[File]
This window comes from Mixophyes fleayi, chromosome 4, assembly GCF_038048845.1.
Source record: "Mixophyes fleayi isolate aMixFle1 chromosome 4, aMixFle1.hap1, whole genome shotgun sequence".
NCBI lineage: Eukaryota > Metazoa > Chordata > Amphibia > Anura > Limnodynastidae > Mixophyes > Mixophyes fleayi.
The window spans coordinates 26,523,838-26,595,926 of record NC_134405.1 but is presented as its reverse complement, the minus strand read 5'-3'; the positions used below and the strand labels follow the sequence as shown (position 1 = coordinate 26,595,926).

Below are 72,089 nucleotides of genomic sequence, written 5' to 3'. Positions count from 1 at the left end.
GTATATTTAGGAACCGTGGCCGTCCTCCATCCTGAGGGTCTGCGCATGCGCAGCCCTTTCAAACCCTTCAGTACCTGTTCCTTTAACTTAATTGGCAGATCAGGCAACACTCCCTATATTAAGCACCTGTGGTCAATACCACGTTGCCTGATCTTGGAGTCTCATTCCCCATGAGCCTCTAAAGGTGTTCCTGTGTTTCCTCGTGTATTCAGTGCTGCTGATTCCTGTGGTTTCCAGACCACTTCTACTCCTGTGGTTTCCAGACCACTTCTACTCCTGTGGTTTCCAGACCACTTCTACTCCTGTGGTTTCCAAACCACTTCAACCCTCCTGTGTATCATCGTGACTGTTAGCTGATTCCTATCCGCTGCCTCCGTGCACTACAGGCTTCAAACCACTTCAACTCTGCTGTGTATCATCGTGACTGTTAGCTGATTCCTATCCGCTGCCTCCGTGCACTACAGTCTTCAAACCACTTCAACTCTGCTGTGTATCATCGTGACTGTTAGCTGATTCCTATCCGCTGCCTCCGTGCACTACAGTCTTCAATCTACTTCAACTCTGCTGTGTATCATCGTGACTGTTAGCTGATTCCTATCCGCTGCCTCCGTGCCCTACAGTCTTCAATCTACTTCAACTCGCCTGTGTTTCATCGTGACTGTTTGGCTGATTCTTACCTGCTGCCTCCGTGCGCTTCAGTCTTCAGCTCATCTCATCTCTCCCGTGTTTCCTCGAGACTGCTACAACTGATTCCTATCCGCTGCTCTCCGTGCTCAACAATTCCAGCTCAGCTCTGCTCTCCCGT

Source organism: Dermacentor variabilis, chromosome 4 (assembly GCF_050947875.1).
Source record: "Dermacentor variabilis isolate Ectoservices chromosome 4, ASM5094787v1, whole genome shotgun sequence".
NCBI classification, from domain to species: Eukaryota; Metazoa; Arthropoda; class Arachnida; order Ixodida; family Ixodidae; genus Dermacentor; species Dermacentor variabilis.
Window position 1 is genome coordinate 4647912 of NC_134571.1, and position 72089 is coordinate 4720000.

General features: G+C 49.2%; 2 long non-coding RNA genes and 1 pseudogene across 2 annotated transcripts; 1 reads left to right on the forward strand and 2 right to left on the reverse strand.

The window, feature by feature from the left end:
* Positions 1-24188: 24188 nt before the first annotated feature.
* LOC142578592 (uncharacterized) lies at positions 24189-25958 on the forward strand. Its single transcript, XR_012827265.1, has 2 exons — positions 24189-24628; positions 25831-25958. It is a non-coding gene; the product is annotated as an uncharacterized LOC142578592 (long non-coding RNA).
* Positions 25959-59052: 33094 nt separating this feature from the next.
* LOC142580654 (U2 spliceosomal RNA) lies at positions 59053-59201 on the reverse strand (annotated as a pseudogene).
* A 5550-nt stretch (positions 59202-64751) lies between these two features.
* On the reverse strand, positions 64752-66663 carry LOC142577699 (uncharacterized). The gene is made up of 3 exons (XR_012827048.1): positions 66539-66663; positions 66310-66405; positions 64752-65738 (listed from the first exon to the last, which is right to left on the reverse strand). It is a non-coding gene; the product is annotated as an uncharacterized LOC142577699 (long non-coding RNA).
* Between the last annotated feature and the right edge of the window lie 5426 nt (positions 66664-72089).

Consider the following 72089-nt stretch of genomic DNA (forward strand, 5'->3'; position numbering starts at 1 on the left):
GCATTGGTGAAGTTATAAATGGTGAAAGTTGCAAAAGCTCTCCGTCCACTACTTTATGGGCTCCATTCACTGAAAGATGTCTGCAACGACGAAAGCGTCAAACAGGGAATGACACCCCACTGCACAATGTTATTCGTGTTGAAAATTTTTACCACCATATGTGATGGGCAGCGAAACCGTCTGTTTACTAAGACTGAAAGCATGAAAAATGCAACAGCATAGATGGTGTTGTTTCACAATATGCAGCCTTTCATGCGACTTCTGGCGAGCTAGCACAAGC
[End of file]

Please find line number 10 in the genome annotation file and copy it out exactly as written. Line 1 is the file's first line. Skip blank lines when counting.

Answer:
Window position 1 is genome coordinate 4647912 of NC_134571.1, and position 72089 is coordinate 4720000.